Sessions: Consent Decrees ‘Can Reduce The Morale Of Police Officers’

Attorney General Jeff Sessions speaks at the Justice Department in Washington, Thursday, March 2, 2017. (AP Photo/Susan Walsh)
Attorney General Jeff Sessions speaks at the Justice Department in Washington, Thursday, March 2, 2017. (AP Photo/Susan Walsh)
April 14, 2017 3:49 p.m.

Attorney General Jeff Sessions restated his opposition to agreements made between the Justice Department and a number of police departments during the Obama administration on Thursday, saying that the consent decree agreements “can reduce the morale of police officers.”

“I do share your concern that these investigations and consent decrees have the, can turn bad,” Sessions told radio host Howie Carr, in an interview surfaced by CNN. “They can reduce morale of the police officers. They can push back against being out on the street in a proactive way.”

Sessions has long stated his opposition to the agreements, which are court-enforceable. The Obama Justice Department turned to the agreements in the wake of high-profile events like the deaths of Michael Brown in Ferguson, Missouri; or Freddie Gray in Baltimore, Maryland at the hands of police.

“We’ve got to be careful, protect people’s civil rights. You can’t have police officers abusing their power. We will not have that,” he said later in the interview, after referring to the so-called “broken windows”-style of policing in New York, which prioritizes low-level offenses.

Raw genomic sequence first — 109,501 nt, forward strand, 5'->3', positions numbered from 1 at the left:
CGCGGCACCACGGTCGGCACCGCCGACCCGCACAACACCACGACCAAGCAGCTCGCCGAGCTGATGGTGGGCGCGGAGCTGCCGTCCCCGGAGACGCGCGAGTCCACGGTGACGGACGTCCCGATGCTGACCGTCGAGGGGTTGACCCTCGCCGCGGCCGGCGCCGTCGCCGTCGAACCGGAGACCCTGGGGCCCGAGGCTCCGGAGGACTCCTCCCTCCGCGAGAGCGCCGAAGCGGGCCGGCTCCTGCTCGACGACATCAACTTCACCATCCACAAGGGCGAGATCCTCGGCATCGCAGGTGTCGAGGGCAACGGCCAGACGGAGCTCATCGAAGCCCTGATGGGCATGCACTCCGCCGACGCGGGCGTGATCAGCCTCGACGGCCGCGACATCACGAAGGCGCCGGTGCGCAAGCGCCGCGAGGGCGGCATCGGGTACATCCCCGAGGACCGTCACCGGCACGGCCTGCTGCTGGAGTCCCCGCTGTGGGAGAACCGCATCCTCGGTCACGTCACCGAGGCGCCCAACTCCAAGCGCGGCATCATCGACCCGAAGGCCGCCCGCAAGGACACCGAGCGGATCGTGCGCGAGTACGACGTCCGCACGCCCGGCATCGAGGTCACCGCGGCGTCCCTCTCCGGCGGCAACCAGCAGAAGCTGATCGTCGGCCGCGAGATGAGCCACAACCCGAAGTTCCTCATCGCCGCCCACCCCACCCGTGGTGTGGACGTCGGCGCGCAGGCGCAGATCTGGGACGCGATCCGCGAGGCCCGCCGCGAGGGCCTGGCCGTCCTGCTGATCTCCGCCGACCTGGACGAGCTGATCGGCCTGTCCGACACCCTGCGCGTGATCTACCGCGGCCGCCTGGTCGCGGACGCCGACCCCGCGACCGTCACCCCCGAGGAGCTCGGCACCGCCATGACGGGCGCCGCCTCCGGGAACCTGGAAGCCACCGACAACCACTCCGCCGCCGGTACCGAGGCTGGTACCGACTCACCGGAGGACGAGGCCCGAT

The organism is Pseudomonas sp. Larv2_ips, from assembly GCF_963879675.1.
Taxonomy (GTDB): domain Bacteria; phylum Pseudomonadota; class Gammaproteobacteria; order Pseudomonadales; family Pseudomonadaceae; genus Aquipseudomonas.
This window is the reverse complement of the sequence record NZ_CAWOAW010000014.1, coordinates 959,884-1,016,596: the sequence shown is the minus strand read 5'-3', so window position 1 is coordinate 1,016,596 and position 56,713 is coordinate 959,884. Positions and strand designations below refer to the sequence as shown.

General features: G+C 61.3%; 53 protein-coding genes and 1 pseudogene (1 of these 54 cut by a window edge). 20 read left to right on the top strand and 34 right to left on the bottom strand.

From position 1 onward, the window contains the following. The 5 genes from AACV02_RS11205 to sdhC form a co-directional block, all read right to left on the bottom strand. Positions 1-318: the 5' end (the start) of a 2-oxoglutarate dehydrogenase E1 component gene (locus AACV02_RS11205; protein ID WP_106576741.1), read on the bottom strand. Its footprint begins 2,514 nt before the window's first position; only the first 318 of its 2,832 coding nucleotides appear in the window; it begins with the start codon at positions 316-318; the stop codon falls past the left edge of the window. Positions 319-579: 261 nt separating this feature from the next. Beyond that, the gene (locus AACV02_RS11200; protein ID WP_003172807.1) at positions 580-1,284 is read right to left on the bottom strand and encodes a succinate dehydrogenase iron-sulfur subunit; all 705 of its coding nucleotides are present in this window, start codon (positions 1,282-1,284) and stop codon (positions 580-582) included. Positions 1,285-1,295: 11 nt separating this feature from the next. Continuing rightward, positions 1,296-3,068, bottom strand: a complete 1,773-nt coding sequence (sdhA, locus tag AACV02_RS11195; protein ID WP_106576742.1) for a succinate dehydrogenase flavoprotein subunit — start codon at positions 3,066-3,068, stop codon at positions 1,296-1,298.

“But there are lawful approved, constitutional policies that places – New York is – the murder rate is well below a lot of these other cities that aren’t following these tactics,” he said.

Last week, Sessions ordered the Justice Department to review the agreements it had reached with police departments across the country during the Obama administration.

A federal judge in Baltimore signed off on the city’s consent decree with the government a few days later, calling Sessions’ request for more time to consider the agreement “problematic.”

“The parties have already agreed to the draft before the Court,” U.S. District Judge James Bredar wrote. “It would be extraordinary for the Court to permit one side to unilaterally amend an agreement already jointly reached and signed.”

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